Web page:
Erdogan loyalist to be appointed as Turkish PM
May 22 2016 01:55 PM
Binali Yildirim
Binali Yildirim


Transport Minister Binali Yildirim is set to be appointed head of Turkey's ruling party and the new prime minister Sunday, consolidating the grip on power of strongman President Recep Tayyip Erdogan.

The 60-year-old replaces in both jobs Ahmet Davutoglu, a former foreign minister who promoted his own ambitious agenda but threw in the towel after a power struggle with Erdogan.

Yildirim -- a longstanding and faithful ally of Erdogan -- is the only candidate at an extraordinary congress of the ruling Justice and Development Party (AKP) that will choose the party chairman.

In a carefully-choreographed sequence of events, Erdogan is due later Sunday to hand Yildirim the mandate of prime minister, with a new government expected to be formed in the next days.

Analysts expect Yildirim to be a more pliant figure for Erdogan than Davutoglu, as the Turkish strongman presses on with his plan to create a presidential system in Turkey to further consolidate his powers.

Erdogan first came to power as prime minister in 2003, switching to the presidency in 2014. If he seeks a second presidential mandate in 2019, he could stay in power until 2024.


- 'More harmony' -

Transport minister for almost all of the last one-and-a-half decades, Yildirim has been Erdogan's pointman for the implementation of his grandiose road and rail infrastructure projects.

‘There appears to be more harmony’ between Yildirim and the president than in the Davutoglu era, Deniz Zeyrek, the Ankara bureau chief of the Hurriyet daily, told AFP at the congress.

‘Binali Yildirim is a more technocrat figure and a man of projects,’ he said.

He will be just the third party chairman in the history of the AKP -- which has transformed Turkey by putting Islam at the forefront of the officially secular country's politics -- after Erdogan and Davutoglu.

Not known for charisma, Yildirim made a glitzy entrance in front of thousands at the congress, clad in football scarves and throwing carnations into the crowds to the sound of thumping Turkish pop music.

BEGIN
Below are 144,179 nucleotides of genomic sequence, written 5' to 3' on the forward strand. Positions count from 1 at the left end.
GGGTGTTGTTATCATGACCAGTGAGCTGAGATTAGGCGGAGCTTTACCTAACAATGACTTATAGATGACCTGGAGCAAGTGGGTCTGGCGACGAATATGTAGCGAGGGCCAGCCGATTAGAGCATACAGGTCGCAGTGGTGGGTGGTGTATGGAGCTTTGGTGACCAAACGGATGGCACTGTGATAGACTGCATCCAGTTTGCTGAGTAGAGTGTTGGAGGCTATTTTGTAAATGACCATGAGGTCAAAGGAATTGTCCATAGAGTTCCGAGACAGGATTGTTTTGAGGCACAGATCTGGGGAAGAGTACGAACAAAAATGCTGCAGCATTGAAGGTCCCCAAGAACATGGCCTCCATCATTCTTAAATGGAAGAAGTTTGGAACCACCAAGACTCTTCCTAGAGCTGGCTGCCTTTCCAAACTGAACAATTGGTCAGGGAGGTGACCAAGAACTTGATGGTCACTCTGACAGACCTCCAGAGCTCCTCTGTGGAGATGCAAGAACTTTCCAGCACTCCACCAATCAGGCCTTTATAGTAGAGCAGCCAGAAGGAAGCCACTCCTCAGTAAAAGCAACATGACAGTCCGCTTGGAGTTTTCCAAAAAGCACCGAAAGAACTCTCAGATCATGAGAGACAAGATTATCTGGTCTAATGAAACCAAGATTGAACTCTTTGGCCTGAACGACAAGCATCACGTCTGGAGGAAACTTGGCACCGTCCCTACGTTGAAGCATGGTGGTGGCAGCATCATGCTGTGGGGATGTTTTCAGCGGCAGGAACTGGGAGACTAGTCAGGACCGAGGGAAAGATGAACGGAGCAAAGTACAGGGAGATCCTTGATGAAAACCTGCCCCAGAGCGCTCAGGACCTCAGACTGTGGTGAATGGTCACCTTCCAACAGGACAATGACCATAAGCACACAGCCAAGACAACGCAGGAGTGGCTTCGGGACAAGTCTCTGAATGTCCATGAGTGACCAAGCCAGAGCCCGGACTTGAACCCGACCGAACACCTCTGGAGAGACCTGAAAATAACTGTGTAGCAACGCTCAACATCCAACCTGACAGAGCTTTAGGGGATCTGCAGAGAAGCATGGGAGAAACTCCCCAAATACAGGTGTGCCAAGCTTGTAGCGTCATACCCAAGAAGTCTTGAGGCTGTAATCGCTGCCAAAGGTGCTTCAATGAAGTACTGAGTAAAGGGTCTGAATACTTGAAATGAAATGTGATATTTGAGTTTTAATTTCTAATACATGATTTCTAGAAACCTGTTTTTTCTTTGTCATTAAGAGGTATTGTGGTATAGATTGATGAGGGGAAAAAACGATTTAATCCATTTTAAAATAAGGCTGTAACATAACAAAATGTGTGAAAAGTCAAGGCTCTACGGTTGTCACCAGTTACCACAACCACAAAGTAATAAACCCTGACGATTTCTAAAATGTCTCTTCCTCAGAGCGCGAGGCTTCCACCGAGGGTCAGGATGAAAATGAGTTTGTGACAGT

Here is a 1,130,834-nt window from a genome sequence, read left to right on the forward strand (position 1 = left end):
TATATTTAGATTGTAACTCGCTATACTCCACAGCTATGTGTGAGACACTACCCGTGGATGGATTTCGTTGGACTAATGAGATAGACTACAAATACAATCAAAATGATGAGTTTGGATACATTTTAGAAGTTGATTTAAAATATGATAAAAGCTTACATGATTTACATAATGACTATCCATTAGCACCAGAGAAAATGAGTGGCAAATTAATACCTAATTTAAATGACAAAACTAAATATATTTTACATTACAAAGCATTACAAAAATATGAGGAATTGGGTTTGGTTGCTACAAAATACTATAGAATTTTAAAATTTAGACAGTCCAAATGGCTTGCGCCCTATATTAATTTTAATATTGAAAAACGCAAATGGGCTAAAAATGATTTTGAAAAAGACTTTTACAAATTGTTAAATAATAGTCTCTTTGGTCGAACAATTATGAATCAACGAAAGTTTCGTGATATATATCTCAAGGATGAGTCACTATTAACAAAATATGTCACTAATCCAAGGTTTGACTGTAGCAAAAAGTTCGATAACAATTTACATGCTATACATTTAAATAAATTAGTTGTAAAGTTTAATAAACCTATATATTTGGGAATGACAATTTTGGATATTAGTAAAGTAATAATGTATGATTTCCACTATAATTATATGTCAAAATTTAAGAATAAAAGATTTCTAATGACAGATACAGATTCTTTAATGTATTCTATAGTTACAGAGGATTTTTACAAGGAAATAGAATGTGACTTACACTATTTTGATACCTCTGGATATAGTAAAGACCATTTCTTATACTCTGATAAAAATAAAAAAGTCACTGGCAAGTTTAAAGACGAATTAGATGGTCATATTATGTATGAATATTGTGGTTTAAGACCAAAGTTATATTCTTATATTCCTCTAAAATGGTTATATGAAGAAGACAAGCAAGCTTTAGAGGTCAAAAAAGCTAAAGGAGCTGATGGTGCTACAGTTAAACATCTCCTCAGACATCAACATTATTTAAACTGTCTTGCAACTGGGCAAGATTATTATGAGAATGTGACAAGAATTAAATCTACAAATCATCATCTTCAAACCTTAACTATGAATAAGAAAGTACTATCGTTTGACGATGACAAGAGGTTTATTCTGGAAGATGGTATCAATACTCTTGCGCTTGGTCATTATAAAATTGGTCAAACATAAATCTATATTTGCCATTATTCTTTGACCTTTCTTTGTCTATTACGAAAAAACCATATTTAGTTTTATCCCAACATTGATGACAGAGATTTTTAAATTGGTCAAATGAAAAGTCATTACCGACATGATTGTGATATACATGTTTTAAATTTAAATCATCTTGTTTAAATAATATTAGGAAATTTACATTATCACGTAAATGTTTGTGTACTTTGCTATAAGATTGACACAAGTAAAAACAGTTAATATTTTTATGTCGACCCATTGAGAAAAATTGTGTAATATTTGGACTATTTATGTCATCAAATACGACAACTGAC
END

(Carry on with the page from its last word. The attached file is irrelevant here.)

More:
Erdogan was not at the congress, with existing rules stipulating the head of state should not be a member of a party, something Erdogan may want to change in a new constitution.

But Justice Minister Bekir Bozdag made no secret of who he thought was the guiding light of the AKP.

‘It's impossible to think of the AKP as separate from our President Recep Tayyip Erdogan,’ he said. ‘The AK Party is Tayyip's party.’

In a message from Erdogan read by Bozdag, the president said: ‘The day I was sworn in as president, my legal bonds might have been cut (with the party) but the bonds of my heart with you have never and will never be cut.’

Despite rumours he is privately deeply embittered over his exit, Davutoglu also addressed the congress as the AKP sought to put on a show of unity.

‘It is not a congress of farewell but loyalty,’ Davutoglu said. ‘The AK Party's unity is more important than anything for me.’

Divisions between Davutoglu and Erdogan had been boiling for months over a series of issues including Turkey's battle against Kurdish militants, an accord with the European Union on refugees and the shift from parliamentary to presidential system.

Erdogan's critics have accused him of authoritarianism, pointing to prosecutions of journalists along with a highly controversial bill adopted by parliament on Friday that would lift immunity for dozens of pro-Kurdish and other MPs and could see them evicted from parliament.

Heading on a visit to Turkey, German Chancellor Angela Merkel voiced ‘great concern’ over recent political developments in the country.


- 'Calamity of terror' -

Another critical task facing the new prime minister will be to negotiate with the European Union on a crunch visa deal, a key plank of an accord aimed at easing the EU's migrant crisis.

The visa deal has been in jeopardy over Ankara's reluctance to alter its counter-terror laws, a requirement of the agreement, prompting Erdogan to make a series of critical statements about the EU in recent weeks.

Both Erdogan and Yildirim are strongly opposed to resuming talks with the outlawed Kurdistan Workers' Party (PKK), the Kurdish militant group that has killed hundreds of members of the security forces since a two-year-long ceasefire collapsed in 2015.

Yildirim vowed last week to ‘rid Turkey of the calamity of terrorism’ during a symbolic visit to the mainly Kurdish city of Diyarbakir in the southeast.

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